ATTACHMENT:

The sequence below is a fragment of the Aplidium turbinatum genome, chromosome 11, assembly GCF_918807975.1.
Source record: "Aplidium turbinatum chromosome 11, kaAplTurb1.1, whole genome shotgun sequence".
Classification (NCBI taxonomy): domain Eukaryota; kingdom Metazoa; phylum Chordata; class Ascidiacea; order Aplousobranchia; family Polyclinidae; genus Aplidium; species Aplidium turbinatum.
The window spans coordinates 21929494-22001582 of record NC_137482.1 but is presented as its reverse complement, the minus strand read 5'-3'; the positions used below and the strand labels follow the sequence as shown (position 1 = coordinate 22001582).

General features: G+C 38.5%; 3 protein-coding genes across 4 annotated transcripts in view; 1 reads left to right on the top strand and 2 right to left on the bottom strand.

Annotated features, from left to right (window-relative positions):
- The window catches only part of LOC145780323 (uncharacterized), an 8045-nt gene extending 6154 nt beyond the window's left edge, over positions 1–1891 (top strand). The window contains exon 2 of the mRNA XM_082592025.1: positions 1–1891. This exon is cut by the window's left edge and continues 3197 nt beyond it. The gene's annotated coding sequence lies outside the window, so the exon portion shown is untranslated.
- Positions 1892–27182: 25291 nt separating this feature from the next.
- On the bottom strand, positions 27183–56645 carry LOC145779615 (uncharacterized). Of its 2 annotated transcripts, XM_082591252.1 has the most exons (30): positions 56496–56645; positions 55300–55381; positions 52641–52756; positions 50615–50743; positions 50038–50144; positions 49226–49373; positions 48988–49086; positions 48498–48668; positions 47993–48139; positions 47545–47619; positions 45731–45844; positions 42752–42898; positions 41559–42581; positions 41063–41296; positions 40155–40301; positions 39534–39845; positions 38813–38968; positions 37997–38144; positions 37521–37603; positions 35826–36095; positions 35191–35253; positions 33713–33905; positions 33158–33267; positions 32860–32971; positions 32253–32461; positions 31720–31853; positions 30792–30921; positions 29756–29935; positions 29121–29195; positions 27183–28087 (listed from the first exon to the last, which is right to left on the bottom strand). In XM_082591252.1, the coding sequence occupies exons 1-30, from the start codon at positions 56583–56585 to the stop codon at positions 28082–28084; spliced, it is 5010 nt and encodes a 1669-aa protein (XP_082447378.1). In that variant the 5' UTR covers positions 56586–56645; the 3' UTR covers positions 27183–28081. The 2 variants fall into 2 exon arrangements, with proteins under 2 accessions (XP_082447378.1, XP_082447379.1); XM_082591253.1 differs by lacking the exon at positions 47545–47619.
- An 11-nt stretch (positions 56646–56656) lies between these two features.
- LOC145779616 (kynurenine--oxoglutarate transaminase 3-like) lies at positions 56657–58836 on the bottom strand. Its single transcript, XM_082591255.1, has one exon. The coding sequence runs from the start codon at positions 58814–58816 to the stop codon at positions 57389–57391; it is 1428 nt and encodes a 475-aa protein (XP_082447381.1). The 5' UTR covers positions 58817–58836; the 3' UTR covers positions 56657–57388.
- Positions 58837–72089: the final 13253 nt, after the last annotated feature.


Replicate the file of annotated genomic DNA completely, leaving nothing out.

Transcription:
The sequence below is a fragment of the Aplidium turbinatum genome, chromosome 11, assembly GCF_918807975.1.
Source record: "Aplidium turbinatum chromosome 11, kaAplTurb1.1, whole genome shotgun sequence".
Classification (NCBI taxonomy): domain Eukaryota; kingdom Metazoa; phylum Chordata; class Ascidiacea; order Aplousobranchia; family Polyclinidae; genus Aplidium; species Aplidium turbinatum.
The window spans coordinates 21929494-22001582 of record NC_137482.1 but is presented as its reverse complement, the minus strand read 5'-3'; the positions used below and the strand labels follow the sequence as shown (position 1 = coordinate 22001582).

General features: G+C 38.5%; 3 protein-coding genes across 4 annotated transcripts in view; 1 reads left to right on the top strand and 2 right to left on the bottom strand.

Annotated features, from left to right (window-relative positions):
- The window catches only part of LOC145780323 (uncharacterized), an 8045-nt gene extending 6154 nt beyond the window's left edge, over positions 1–1891 (top strand). The window contains exon 2 of the mRNA XM_082592025.1: positions 1–1891. This exon is cut by the window's left edge and continues 3197 nt beyond it. The gene's annotated coding sequence lies outside the window, so the exon portion shown is untranslated.
- Positions 1892–27182: 25291 nt separating this feature from the next.
- On the bottom strand, positions 27183–56645 carry LOC145779615 (uncharacterized). Of its 2 annotated transcripts, XM_082591252.1 has the most exons (30): positions 56496–56645; positions 55300–55381; positions 52641–52756; positions 50615–50743; positions 50038–50144; positions 49226–49373; positions 48988–49086; positions 48498–48668; positions 47993–48139; positions 47545–47619; positions 45731–45844; positions 42752–42898; positions 41559–42581; positions 41063–41296; positions 40155–40301; positions 39534–39845; positions 38813–38968; positions 37997–38144; positions 37521–37603; positions 35826–36095; positions 35191–35253; positions 33713–33905; positions 33158–33267; positions 32860–32971; positions 32253–32461; positions 31720–31853; positions 30792–30921; positions 29756–29935; positions 29121–29195; positions 27183–28087 (listed from the first exon to the last, which is right to left on the bottom strand). In XM_082591252.1, the coding sequence occupies exons 1-30, from the start codon at positions 56583–56585 to the stop codon at positions 28082–28084; spliced, it is 5010 nt and encodes a 1669-aa protein (XP_082447378.1). In that variant the 5' UTR covers positions 56586–56645; the 3' UTR covers positions 27183–28081. The 2 variants fall into 2 exon arrangements, with proteins under 2 accessions (XP_082447378.1, XP_082447379.1); XM_082591253.1 differs by lacking the exon at positions 47545–47619.
- An 11-nt stretch (positions 56646–56656) lies between these two features.
- LOC145779616 (kynurenine--oxoglutarate transaminase 3-like) lies at positions 56657–58836 on the bottom strand. Its single transcript, XM_082591255.1, has one exon. The coding sequence runs from the start codon at positions 58814–58816 to the stop codon at positions 57389–57391; it is 1428 nt and encodes a 475-aa protein (XP_082447381.1). The 5' UTR covers positions 58817–58836; the 3' UTR covers positions 56657–57388.
- Positions 58837–72089: the final 13253 nt, after the last annotated feature.